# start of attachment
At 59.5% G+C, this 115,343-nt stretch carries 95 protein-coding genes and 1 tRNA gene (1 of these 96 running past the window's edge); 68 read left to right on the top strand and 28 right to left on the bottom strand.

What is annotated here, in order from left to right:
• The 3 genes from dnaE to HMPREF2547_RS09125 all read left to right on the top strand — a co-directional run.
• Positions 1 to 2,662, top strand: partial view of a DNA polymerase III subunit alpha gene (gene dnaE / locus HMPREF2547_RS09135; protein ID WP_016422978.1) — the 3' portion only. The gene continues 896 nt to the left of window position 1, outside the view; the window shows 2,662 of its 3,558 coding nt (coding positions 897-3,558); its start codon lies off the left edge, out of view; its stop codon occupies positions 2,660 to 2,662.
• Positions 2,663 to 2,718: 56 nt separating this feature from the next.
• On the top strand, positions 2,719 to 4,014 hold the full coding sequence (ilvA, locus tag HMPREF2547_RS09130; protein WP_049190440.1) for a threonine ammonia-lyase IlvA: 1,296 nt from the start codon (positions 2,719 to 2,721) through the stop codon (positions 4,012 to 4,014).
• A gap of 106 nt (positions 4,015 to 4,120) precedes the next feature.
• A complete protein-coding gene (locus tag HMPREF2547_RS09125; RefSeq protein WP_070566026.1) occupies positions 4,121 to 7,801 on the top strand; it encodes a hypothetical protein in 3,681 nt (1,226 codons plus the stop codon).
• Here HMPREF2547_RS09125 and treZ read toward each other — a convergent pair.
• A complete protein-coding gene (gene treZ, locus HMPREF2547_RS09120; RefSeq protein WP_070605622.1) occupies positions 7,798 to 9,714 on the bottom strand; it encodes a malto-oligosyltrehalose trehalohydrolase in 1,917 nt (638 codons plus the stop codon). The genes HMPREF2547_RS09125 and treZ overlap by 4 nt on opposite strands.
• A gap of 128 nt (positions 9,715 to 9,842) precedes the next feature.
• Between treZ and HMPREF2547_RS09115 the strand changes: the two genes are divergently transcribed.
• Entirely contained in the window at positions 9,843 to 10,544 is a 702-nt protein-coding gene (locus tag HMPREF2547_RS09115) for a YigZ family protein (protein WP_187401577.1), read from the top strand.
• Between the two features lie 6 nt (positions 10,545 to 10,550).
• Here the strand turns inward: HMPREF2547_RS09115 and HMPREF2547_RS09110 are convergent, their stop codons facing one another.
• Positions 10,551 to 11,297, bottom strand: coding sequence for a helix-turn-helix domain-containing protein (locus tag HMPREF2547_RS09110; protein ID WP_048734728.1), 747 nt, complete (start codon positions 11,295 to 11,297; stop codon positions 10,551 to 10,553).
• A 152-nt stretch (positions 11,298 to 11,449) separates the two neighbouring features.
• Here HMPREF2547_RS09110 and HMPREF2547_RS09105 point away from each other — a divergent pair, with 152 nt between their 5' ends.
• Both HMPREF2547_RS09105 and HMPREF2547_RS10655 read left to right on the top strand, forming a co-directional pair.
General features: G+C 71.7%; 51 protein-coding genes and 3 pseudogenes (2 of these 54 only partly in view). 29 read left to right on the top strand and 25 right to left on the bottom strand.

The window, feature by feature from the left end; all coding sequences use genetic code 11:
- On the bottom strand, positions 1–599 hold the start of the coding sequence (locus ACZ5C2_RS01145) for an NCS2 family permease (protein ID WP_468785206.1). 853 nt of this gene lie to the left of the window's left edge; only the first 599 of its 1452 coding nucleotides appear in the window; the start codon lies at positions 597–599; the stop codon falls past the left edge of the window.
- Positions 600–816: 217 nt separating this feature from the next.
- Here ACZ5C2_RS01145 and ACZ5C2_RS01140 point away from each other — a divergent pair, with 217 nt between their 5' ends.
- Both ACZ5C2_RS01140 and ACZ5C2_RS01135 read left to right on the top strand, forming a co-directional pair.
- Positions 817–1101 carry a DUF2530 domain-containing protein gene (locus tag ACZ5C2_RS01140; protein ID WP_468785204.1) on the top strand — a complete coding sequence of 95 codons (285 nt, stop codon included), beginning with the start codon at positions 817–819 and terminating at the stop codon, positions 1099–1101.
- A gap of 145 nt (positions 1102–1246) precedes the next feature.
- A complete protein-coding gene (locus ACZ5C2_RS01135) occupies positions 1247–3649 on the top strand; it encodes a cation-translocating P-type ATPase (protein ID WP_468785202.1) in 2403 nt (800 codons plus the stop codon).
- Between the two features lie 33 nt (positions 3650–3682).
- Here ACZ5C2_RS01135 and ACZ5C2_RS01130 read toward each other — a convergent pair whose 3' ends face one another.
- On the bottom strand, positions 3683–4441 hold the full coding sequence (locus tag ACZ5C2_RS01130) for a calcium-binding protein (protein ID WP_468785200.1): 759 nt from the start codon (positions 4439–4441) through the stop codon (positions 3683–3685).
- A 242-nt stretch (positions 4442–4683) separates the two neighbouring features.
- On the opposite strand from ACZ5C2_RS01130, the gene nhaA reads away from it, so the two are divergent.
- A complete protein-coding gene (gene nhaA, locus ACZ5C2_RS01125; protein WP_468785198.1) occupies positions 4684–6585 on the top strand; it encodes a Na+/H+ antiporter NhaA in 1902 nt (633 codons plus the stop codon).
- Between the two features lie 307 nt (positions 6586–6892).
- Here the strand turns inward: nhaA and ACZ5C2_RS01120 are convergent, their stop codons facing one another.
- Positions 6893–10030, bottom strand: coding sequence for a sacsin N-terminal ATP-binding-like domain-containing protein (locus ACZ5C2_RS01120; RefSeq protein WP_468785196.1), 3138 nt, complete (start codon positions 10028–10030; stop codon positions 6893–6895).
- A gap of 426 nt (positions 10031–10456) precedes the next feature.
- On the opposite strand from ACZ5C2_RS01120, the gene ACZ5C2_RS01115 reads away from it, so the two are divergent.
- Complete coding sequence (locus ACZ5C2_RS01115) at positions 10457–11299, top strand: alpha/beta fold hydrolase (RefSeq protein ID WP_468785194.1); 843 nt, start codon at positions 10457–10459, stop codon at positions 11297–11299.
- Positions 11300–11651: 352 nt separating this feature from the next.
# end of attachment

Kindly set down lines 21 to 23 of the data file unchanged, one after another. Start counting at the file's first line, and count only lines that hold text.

The window, feature by feature from the left end; all coding sequences use genetic code 11:
- On the bottom strand, positions 1–599 hold the start of the coding sequence (locus ACZ5C2_RS01145) for an NCS2 family permease (protein ID WP_468785206.1). 853 nt of this gene lie to the left of the window's left edge; only the first 599 of its 1452 coding nucleotides appear in the window; the start codon lies at positions 597–599; the stop codon falls past the left edge of the window.
- Positions 600–816: 217 nt separating this feature from the next.